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Before anyone comments - obviously, we don't have any experimental data. But do perhaps we have ISS or other data that can be extrapolated from?

What I'm asking specifically is, what do we currently know about the development of, for example, a fertilized chicken egg in Mars g? For the purposes of this question, assume that we've handled any radiation problems...

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  • $\begingroup$ We have very little data on low-gravity situations. All our data is at 0 or 1 G. E.g. it's not clear that health problems are proportional to gravity. $\endgroup$
    – Hobbes
    Jan 12, 2017 at 8:27
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    $\begingroup$ There is some data at more than 1 G. Some generations of laboratory mice were raised in a centrifuge on earth under some G. There were some experiments with a centrifuge in a satellite, see page 19 of iaaweb.org/iaa/Scientific%20Activity/Study%20Groups/… $\endgroup$
    – Uwe
    Jan 12, 2017 at 13:49
  • $\begingroup$ I don't know how the centrifuge approach escaped me. So you could place an egg in a centrifuge on the ISS and simulate Mars g. $\endgroup$ Jan 12, 2017 at 15:02
  • $\begingroup$ Not only eggs but also different small mammals, even for some generations. But such a rotating centrifuge would not be perfectly balanced and would disturb the microgravity environment of the ISS by vibrations. $\endgroup$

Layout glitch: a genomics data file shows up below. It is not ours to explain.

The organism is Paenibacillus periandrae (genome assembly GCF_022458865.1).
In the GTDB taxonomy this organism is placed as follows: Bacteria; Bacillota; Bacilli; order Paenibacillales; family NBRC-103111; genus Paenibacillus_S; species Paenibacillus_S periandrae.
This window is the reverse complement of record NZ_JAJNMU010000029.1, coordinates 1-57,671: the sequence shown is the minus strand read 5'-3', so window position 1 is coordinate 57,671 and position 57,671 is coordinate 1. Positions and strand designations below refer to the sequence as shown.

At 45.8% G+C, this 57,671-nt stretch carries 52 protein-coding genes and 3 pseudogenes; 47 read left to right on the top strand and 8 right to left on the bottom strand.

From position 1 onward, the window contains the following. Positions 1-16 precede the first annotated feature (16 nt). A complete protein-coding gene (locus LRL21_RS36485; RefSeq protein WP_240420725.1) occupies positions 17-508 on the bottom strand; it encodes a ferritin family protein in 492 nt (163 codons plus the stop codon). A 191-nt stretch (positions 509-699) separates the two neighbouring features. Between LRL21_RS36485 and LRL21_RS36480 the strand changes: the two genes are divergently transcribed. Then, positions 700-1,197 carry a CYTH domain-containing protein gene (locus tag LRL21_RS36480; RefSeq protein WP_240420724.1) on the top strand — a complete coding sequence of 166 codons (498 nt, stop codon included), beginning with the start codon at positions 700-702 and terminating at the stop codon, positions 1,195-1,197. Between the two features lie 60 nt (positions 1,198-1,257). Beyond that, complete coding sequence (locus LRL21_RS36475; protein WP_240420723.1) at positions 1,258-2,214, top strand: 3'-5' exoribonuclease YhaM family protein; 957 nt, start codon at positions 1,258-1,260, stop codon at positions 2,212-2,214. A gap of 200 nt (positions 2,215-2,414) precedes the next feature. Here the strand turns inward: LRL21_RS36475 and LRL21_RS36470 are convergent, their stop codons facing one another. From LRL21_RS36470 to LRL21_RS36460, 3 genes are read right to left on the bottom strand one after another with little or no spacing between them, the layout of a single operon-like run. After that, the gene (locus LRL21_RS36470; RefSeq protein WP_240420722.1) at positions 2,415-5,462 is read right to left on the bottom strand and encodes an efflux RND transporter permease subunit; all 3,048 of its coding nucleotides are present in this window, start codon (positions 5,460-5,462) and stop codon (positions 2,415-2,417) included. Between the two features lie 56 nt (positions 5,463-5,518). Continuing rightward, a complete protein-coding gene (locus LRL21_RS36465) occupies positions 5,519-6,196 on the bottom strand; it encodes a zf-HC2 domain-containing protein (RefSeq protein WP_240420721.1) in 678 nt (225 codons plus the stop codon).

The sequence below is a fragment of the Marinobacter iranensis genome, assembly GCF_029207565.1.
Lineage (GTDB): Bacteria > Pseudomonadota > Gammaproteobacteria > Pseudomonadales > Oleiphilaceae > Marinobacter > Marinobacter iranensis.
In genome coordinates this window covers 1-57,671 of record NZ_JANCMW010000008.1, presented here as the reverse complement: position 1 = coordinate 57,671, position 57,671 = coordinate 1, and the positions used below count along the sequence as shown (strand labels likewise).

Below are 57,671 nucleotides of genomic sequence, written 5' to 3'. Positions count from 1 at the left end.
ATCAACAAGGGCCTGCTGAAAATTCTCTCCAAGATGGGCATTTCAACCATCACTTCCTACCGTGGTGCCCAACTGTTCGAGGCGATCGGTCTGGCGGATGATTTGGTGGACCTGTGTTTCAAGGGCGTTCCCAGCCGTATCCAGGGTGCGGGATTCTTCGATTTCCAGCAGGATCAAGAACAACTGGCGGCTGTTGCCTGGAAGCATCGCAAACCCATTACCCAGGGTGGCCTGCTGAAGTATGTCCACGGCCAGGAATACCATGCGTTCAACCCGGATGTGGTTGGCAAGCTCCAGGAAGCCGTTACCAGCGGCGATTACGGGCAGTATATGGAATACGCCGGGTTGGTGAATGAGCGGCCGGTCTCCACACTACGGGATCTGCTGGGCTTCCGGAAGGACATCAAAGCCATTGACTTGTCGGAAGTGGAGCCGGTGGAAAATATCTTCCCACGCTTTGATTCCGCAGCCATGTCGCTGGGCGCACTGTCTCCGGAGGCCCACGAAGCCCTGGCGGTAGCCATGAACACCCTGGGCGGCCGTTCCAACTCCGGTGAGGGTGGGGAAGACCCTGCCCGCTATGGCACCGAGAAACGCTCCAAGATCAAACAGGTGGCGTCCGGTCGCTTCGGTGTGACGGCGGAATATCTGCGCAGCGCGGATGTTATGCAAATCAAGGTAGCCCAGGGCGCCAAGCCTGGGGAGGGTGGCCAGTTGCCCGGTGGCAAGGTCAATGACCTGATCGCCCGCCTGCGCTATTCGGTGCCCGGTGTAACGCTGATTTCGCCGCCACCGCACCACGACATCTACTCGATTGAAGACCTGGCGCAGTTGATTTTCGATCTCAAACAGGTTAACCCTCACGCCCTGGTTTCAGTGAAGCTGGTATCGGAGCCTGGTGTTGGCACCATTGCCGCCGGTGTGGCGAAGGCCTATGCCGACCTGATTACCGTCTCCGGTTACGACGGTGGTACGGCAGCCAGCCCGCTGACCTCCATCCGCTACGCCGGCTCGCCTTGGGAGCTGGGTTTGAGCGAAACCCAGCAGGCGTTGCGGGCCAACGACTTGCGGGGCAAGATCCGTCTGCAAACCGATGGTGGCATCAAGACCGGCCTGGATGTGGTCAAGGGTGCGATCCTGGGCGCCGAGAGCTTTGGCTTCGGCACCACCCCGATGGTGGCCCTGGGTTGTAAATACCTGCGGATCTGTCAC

– Uwe
    Jan 12, 2017 at 15:18
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    $\begingroup$ The ISS was supposed to have a centrifuge module for just this sort of experiment. It's rotting in a parking lot in Japan now. en.wikipedia.org/wiki/Centrifuge_Accommodations_Module $\endgroup$ Jan 14, 2017 at 23:56

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There's plenty of experimental data for microgravity conditions. But the only Mars-gravity experiment that I could find in the National Library of Medicine used an in vitro culture of plant cells. That's as close as we've come to an animal embryo. It found that

altered gravity effects include a serious disturbance of cell proliferation and growth, which are cellular functions essential for normal plant development.

-- "Simulated microgravity, Mars gravity, and 2g hypergravity affect cell cycle regulation, ribosome biogenesis, and epigenetics in Arabidopsis cell cultures," by Kamal et al, Scientific Reports 2018:6424, https://dx.doi.org/10.1038%2Fs41598-018-24942-7.

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